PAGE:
Condo projects can switch to rentals, but many will not because even the highest rents that could be underwritten will produce much less value than what condo might have supported in good times. ie – $2.30/sf rents @700 sf = $19320 gross income less 30% expenses = $12,600 NOI (assume no vacancy) = value of $245k @5.5% cap rate. Dividing this value by the 799 sf unit size yields $351/NRSF in value vs. $500-$600/sf in value for a condo. However, apartment projects can sometimes be more financeable because banks will ok projects with minimal margin on cost providing that the project adequate debt coverage whereas condos would need a 15-20% margin.

  • Chris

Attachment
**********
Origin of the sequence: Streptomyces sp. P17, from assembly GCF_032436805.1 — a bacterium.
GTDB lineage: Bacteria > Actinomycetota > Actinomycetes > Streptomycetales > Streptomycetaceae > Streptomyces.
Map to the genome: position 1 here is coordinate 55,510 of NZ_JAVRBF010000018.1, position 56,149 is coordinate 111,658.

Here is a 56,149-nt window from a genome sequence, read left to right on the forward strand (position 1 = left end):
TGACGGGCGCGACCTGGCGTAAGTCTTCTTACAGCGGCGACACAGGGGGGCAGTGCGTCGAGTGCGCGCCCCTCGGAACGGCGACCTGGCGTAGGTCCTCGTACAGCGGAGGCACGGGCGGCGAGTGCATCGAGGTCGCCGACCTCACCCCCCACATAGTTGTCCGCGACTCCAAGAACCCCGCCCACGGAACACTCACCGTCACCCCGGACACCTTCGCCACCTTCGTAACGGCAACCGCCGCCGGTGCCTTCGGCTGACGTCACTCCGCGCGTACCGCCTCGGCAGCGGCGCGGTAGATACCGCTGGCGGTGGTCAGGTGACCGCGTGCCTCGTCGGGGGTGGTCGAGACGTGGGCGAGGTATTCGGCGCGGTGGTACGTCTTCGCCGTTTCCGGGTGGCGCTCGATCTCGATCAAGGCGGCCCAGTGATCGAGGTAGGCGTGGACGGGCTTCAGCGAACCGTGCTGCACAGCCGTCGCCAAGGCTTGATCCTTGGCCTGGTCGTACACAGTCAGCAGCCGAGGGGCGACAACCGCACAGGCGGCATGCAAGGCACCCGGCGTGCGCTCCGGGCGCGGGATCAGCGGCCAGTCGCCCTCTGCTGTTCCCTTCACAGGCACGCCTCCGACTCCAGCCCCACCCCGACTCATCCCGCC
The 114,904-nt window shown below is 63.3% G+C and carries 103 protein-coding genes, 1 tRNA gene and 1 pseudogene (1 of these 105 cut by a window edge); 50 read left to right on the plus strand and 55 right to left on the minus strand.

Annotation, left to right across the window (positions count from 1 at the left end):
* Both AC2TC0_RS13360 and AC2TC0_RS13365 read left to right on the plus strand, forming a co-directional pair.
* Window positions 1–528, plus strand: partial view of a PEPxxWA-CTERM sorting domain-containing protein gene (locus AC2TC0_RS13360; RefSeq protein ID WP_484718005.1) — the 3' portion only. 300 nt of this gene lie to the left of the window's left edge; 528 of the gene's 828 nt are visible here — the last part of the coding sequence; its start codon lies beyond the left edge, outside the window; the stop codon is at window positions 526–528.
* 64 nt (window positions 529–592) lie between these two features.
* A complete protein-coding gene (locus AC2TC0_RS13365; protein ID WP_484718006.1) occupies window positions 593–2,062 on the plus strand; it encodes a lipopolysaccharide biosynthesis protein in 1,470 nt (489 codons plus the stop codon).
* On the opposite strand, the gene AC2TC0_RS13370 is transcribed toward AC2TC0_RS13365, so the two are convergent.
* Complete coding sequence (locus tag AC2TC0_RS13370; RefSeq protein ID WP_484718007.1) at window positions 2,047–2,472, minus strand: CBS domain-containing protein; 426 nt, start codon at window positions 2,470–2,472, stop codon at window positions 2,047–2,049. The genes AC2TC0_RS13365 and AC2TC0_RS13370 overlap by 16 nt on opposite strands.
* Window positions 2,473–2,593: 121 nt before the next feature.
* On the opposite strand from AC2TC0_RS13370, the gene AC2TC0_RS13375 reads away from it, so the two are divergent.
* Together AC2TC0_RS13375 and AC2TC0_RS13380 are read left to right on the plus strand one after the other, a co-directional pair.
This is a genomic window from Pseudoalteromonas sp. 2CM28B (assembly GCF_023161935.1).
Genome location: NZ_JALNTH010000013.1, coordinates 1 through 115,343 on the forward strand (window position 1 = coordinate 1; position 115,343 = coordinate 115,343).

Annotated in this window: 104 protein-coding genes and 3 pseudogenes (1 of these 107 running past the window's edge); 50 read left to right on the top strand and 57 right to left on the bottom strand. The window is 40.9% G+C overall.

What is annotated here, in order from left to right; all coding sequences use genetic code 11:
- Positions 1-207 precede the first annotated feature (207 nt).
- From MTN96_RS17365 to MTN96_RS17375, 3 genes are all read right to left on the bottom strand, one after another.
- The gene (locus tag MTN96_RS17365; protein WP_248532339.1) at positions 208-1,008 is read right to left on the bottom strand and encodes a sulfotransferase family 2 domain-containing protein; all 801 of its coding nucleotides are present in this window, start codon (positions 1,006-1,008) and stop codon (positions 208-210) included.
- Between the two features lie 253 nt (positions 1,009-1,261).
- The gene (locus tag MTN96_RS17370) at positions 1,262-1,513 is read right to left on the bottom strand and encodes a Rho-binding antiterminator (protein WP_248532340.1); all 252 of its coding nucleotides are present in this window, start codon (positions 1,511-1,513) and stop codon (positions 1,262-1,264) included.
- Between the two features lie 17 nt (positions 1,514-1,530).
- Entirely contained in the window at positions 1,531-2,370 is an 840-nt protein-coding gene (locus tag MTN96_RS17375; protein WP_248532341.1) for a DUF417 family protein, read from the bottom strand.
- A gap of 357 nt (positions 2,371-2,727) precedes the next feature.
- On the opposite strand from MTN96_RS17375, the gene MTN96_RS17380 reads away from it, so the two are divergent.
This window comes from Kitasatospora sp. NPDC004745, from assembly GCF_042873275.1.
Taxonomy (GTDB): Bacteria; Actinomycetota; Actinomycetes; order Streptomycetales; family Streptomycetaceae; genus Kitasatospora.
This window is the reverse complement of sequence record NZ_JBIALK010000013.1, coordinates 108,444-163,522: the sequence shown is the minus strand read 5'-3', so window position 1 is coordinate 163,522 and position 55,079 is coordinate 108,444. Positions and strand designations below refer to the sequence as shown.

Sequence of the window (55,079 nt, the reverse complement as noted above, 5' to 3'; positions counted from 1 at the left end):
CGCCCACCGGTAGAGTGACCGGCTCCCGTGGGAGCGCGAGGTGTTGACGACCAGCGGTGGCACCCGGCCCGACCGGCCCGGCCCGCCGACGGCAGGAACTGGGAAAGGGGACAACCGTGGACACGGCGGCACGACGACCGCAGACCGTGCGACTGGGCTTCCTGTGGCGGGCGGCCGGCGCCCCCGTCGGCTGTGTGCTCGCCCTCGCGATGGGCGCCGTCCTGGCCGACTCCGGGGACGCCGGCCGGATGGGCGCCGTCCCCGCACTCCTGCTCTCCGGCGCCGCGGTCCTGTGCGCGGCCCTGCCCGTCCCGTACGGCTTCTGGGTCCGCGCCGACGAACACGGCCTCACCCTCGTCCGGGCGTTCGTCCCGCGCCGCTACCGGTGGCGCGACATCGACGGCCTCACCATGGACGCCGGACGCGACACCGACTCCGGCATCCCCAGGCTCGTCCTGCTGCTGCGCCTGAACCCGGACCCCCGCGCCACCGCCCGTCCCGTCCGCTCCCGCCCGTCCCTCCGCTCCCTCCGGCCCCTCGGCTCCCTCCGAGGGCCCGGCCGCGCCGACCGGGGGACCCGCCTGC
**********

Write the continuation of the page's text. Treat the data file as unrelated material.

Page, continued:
Matthew, yes, new construction costs should be declining some but we’ve yet to see it in the bids at this point.

    Land is extremely sensitive to demand. Land values tripled in Ballard in the last five years and land in say, Detroit, is virtually worthless when there is no demand for new product. That said, for most res. condo development, land is “only” 40-50k of total cost – or 1/4 to 1/5th. Its much higher (40%+) for townhouse projects.

    Condo projects can switch to rentals, but many will not because even the highest rents that could be underwritten will produce much less value than what condo might have supported in good times. ie – $2.30/sf rents @700 sf = $19320 gross income less 30% expenses = $12,600 NOI (assume no vacancy) = value of $245k @5.5% cap rate. Dividing this value by the 799 sf unit size yields $351/NRSF in value vs. $500-$600/sf in value for a condo. However, apartment projects can sometimes be more financeable because banks will ok projects with minimal margin on cost providing that the project adequate debt coverage whereas condos would need a 15-20% margin.